When Christians recite the Lord’s Prayer, we ask for help, guidance and protection. “Give us this day our daily bread; lead us not into temptation; deliver us from evil,” and we start with a covenant: “Thy will be done, on earth as it is in heaven.”
Those words become newly meaningful when you see them lived, not just spoken.
Each year the Foundation of Wesley Woods honors those who make earth a little bit like heaven at its Heroes, Saints & Legends fundraiser. The event supports its mission to provide safe, nurturing homes for elderly residents, most of whom need financial assistance. Wesley Woods, founded in 1954 by the North Georgia Conference of the United Methodist Church and Emory University, serves residents in Atlanta, Augusta, Athens, Blairsville, Roswell and Newnan.
“The work of Wesley Woods is more important now as Georgia wrestles with having the fastest growing population of older adults in the country without the number or the quality of resources to age well,” said Tracy Crump, president and CEO of the Foundation of Wesley Woods. “It’s a privilege to recognize these iconic leaders, all of whom credit an older adult for their accomplishments, as well as to raise awareness and funds to care for those who have cared for us.”
This year’s event, held March 30 at the St. Regis, honored Hank M. Huckaby, former chancellor of the University System of Georgia; Bishop John H. Adams and Dolly Desselle Adams; and Ann Q. Curry, chairman and chief client strategist at Coxe Curry & Associates. It raised more than $260,000 for initiatives including Alzheimer’s and Parkinson’s disease research and education programs.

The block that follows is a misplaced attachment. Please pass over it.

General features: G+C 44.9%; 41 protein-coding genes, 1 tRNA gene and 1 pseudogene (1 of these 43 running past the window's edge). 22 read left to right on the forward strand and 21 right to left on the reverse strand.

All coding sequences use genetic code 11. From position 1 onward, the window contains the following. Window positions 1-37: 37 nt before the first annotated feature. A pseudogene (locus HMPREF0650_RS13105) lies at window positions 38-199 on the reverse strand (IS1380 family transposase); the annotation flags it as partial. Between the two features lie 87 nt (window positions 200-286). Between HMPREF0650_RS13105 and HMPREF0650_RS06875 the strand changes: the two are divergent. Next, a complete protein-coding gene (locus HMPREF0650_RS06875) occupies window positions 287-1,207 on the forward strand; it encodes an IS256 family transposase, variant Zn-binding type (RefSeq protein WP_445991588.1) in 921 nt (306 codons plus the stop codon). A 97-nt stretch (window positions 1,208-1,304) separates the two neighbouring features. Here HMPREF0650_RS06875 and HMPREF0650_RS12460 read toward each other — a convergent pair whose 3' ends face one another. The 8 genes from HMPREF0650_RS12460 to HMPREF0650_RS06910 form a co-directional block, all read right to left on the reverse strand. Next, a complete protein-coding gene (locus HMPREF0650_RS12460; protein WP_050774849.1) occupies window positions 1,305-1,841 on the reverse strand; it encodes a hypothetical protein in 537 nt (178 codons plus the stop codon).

Huckaby spoke first, and began by saluting his fellow honorees.
“Bishop Adams was a bishop for 32 years; 32 years of putting up with all those preachers! I don’t know what you did to hack off God,” he joked. Then he paid tribute to his bride, Amy, saying, “If she doesn’t come to her senses in the next four days, come Sunday we will have been married 52 years. I’m a Methodist. I’m proud of it. I was born a Methodist. I was named after a Methodist preacher. I went to a Methodist college and married a Methodist girl. If I’m fortunate, if God continues to be faithful to me, I’ll die a Methodist.”
He closed with the wisdom of John Wesley: “Do all the good you can, for as long as you can, for as many as you can.”
Curry noted her work with non-profit organizations began with Wesley Woods.
“I have had an enormously lucky life, ever so lucky in who my parents were and the values they stood for. Lucky to have grown up in a home with my grandmother, who was my own hero, saint and legend, who pushed me toward excellence but also toward service,” she said. “One of my first clients was Wesley Woods and I have loved them ever since.”
The Adamses were heralded for their work in education, civil rights and social justice. Dolly Adams’ mother spent her final years in a Wesley Woods facility.
“She was a very independent woman and she knew what she wanted,” she said. “She decided the best in the city was Wesley Woods. She absolutely loved it.”
John Adams’ remarks brought to mind Psalm 100: “Make a joyful noise.”
“That young lady you just heard has put up with me for over 60 years. I married her when she was 1,” he quipped. “I really want to applaud the Foundation of Wesley Woods and all of you for having the audacity and the nerve for including me in something called ‘Heroes, Saints and Legends.’ John Adams, that rascal, is a saint? Thank you very much for giving me an honor I do not deserve and making me feel like I am somebody .. when I already know it!”
After the laughter and applause quieted, Adams concluded with a touching benediction: “I thank you for the admirable way that enlightened care for older people has been implemented at Wesley Woods. I applaud you for the good work you continue to do. God bless you and keep you in his watchful care.”
How you can help: Donations in support of the mission of Wesley Woods are still being accepted at https://wesleywoods.thankyou4caring.org/heroes.